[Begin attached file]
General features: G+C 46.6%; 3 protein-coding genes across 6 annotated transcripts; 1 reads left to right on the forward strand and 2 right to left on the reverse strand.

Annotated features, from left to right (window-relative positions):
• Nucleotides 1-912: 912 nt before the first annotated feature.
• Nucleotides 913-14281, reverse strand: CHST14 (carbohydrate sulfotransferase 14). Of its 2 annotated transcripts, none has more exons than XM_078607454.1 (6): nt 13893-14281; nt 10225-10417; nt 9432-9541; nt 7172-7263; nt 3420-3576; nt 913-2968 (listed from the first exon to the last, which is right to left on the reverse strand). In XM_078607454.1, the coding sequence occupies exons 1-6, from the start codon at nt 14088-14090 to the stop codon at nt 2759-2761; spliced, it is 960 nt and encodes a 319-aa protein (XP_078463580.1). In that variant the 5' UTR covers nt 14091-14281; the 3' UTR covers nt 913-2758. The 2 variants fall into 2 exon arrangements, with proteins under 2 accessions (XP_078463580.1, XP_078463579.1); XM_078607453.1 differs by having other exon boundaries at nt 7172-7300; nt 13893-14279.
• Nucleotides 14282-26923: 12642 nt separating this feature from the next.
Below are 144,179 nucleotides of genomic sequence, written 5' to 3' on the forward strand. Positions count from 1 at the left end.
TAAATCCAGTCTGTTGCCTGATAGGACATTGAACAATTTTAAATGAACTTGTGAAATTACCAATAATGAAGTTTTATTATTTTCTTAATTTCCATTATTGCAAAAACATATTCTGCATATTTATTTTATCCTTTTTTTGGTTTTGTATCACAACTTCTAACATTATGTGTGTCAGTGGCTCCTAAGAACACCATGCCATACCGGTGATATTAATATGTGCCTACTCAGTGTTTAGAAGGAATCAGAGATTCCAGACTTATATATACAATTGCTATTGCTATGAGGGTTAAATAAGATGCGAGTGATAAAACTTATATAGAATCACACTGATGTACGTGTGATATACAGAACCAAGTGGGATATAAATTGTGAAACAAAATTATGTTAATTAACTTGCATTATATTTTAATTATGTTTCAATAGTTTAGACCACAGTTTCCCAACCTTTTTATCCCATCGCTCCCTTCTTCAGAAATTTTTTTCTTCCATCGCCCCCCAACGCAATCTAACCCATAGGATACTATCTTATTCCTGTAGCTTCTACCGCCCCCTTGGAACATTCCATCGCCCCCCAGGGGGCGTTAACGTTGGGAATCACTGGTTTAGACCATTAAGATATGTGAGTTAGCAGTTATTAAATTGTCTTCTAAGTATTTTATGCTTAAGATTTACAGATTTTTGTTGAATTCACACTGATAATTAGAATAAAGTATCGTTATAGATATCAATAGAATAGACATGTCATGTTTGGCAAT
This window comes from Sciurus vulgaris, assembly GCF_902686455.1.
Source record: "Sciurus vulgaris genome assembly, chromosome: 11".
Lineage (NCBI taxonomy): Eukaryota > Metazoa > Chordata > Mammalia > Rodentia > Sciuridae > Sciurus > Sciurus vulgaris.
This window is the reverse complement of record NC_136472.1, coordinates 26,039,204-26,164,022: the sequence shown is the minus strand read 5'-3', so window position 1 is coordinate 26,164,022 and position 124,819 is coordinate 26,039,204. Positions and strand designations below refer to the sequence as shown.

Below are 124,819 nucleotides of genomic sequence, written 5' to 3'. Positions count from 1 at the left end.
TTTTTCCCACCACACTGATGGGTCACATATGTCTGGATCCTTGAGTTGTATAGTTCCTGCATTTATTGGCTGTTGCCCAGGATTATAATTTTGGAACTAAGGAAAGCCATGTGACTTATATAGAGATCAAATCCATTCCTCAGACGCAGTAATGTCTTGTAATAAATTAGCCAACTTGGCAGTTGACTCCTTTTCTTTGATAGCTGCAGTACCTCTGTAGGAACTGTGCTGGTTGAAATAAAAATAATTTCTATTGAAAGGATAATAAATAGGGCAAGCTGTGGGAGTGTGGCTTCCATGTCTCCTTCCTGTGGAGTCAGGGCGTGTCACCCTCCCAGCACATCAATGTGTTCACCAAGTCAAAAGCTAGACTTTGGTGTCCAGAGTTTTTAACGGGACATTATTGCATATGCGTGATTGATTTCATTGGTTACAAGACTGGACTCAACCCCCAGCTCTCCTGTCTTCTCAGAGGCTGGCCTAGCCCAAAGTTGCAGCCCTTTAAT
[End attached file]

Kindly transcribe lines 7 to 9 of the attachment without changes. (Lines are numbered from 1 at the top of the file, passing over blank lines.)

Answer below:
TAAATCCAGTCTGTTGCCTGATAGGACATTGAACAATTTTAAATGAACTTGTGAAATTACCAATAATGAAGTTTTATTATTTTCTTAATTTCCATTATTGCAAAAACATATTCTGCATATTTATTTTATCCTTTTTTTGGTTTTGTATCACAACTTCTAACATTATGTGTGTCAGTGGCTCCTAAGAACACCATGCCATACCGGTGATATTAATATGTGCCTACTCAGTGTTTAGAAGGAATCAGAGATTCCAGACTTATATATACAATTGCTATTGCTATGAGGGTTAAATAAGATGCGAGTGATAAAACTTATATAGAATCACACTGATGTACGTGTGATATACAGAACCAAGTGGGATATAAATTGTGAAACAAAATTATGTTAATTAACTTGCATTATATTTTAATTATGTTTCAATAGTTTAGACCACAGTTTCCCAACCTTTTTATCCCATCGCTCCCTTCTTCAGAAATTTTTTTCTTCCATCGCCCCCCAACGCAATCTAACCCATAGGATACTATCTTATTCCTGTAGCTTCTACCGCCCCCTTGGAACATTCCATCGCCCCCCAGGGGGCGTTAACGTTGGGAATCACTGGTTTAGACCATTAAGATATGTGAGTTAGCAGTTATTAAATTGTCTTCTAAGTATTTTATGCTTAAGATTTACAGATTTTTGTTGAATTCACACTGATAATTAGAATAAAGTATCGTTATAGATATCAATAGAATAGACATGTCATGTTTGGCAAT
This window comes from Sciurus vulgaris, assembly GCF_902686455.1.
Source record: "Sciurus vulgaris genome assembly, chromosome: 11".